I have reported on politics, business and climate change.
The Bizarre Truth Behind the Biggest Pro-Trump Facebook Hoaxes (Nov. 21, 2016, Inc.) Exclusive profile of the secretive Romanian creator of one of the most prolific fake news websites during the 2016 presidential election, Ending the Fed. (Plus follow-up) Researchers say Ending the Fed is one of a network of websites advancing Russian interests around the world by churning out fake news.
Silicon Valley’s rank and file prepare to fight Trump (Jan. 10, 2017, Recode) The engineers who predominate in the Valley are better known for their political apathy. But Trump’s election has awakened the nerdy set to a kind of inchoate activism. The people in attendance came from companies like Google and Facebook as well as area startups.
Can Silicon Valley’s Pro-Antitrust Congressman Navigate His Monopoly-Friendly District? (Dec. 11, 2017, Part of the Antitrust Me series for Select All) For decades, U.S. antitrust policy has centered on protecting consumer welfare — which in essence ends up translating to keeping prices down, to the exclusion of other impacts of corporate mergers and expansions. Reformers like Rep. Ro Khanna believe that this approach has allowed corporations to grow unwieldy and control too many competing interests, to the overwhelming benefit of a thin strata of executives, exacerbating income inequality.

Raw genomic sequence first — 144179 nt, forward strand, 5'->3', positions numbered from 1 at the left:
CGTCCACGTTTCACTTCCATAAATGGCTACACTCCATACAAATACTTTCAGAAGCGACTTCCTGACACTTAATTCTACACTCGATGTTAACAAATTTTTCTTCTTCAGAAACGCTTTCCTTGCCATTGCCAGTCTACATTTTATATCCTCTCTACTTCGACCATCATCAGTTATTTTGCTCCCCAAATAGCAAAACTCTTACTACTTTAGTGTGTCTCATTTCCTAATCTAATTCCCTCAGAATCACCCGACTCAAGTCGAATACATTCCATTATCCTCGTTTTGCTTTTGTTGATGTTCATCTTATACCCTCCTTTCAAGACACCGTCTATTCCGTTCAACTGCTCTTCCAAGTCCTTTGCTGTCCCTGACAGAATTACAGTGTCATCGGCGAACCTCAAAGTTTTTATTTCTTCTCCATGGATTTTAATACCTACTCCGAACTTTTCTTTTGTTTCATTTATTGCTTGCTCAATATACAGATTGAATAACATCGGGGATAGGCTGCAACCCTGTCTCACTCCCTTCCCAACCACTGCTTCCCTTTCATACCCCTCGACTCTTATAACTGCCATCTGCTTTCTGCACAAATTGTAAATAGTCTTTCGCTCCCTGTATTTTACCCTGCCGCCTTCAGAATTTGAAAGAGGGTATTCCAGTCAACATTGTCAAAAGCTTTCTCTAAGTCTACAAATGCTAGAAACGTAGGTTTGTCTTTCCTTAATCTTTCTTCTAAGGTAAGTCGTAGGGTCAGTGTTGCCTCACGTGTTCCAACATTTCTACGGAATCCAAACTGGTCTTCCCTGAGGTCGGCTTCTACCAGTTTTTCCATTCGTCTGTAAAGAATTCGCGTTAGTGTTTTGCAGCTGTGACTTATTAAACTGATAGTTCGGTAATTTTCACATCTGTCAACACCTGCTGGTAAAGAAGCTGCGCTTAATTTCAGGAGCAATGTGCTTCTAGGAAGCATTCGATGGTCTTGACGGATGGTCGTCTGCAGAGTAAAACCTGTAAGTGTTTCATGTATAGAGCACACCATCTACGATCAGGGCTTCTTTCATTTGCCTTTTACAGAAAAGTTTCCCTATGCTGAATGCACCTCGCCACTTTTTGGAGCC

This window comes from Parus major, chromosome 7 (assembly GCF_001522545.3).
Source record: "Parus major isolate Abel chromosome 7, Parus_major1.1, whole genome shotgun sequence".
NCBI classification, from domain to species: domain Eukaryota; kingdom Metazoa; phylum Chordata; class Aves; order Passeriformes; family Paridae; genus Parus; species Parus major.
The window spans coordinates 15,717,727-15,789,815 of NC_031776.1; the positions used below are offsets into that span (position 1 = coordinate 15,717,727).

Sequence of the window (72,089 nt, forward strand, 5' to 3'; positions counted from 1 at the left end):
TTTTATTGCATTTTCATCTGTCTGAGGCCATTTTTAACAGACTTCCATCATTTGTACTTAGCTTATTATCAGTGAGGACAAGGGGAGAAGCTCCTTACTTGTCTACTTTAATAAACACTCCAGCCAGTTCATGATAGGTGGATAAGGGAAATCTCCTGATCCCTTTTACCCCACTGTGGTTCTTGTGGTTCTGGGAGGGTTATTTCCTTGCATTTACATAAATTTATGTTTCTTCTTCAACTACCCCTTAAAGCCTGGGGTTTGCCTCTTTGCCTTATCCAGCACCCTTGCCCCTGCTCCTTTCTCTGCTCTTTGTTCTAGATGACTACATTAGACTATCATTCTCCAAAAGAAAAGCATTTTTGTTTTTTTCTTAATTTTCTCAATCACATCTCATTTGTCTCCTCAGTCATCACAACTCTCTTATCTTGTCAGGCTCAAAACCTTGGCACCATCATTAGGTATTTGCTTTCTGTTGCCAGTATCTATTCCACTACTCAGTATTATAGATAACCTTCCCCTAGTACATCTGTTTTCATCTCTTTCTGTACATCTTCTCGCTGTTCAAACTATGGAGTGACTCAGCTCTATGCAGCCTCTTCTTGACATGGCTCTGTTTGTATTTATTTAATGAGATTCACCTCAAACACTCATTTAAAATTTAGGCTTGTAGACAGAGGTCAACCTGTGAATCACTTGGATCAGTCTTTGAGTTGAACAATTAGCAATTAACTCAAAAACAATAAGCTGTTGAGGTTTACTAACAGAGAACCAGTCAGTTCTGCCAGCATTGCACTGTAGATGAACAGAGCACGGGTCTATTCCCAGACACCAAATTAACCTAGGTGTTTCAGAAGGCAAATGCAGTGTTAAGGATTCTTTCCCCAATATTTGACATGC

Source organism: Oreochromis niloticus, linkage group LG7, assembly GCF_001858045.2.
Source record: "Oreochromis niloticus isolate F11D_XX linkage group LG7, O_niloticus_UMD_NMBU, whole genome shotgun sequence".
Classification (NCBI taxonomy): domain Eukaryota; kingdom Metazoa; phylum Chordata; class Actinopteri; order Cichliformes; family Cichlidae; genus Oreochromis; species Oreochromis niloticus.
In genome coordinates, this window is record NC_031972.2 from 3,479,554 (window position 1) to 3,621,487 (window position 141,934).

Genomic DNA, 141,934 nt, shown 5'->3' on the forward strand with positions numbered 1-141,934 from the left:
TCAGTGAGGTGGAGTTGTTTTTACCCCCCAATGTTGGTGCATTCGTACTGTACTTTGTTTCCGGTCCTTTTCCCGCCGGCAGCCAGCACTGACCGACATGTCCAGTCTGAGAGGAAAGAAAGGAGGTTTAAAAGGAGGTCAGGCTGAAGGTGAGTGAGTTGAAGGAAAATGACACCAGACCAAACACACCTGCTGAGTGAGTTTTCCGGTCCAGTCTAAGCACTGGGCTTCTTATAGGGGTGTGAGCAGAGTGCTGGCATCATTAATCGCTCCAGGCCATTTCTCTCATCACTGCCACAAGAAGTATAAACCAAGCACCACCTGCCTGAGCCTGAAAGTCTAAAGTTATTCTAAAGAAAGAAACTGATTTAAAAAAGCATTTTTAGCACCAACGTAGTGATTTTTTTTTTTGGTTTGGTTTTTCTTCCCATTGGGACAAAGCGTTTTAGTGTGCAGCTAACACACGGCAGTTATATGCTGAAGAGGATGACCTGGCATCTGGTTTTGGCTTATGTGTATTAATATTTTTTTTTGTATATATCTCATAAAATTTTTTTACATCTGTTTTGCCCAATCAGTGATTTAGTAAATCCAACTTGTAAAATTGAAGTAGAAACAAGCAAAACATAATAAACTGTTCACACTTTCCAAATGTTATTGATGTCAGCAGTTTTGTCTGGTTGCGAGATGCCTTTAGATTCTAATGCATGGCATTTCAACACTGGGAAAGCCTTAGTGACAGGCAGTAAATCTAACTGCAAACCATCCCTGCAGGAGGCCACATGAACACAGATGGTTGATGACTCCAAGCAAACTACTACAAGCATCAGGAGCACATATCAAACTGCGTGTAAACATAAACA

When millennials run: Young progressives ran for local offices with mixed results but a unified message: make elections more representative (Nov. 15, 2018, Sacramento News & Review) As far as elected bodies go, even local ones, the American River Flood Control District Board of Trustees is obscure. What made Rachelanne “Rae” Vander Werf’s race interesting—aside from heightening flood risk as the climate changes—was her platform of broader civic reform. Her effort reflects a common cause among progressives to make government more attentive to historically disenfranchised groups. But higher-level threats to protections mean she’s building on uncertain foundations.
Can dilapidated Seaside be salvaged? (April 27, 2014, The Day) The structures of the former Seaside Regional Center off Shore Road have sat vacant in the hands of the state for the better part of two decades. Vacant, that is, except for a few bats and other things that squeak and live in the dark, and the vandals who have found their way into the H-shaped main hospital building.
School’s Out (Nov. 22, 2018, Sacramento News & Review) School closures over wildfire smoke don’t just mean classes are cancelled. Parents must decide between going to work and staying home with their children, which can be costly, and hourly school employees lose shifts. These are some of the economic impacts of climate change.
Why Emergency Drought Assistance Will Be Needed in California for Years (June 5, 2018, Water Deeply) The legislature is considering $23.5 million in emergency drought assistance as part of final budget negotiations. But the needs the money is slated to cover won’t disappear entirely by the middle of 2019 when the next budget year starts and that’s because many of the problems are related to groundwater overdraft. The state now has more than 20 groundwater basins that are deemed “critically overdrafted.”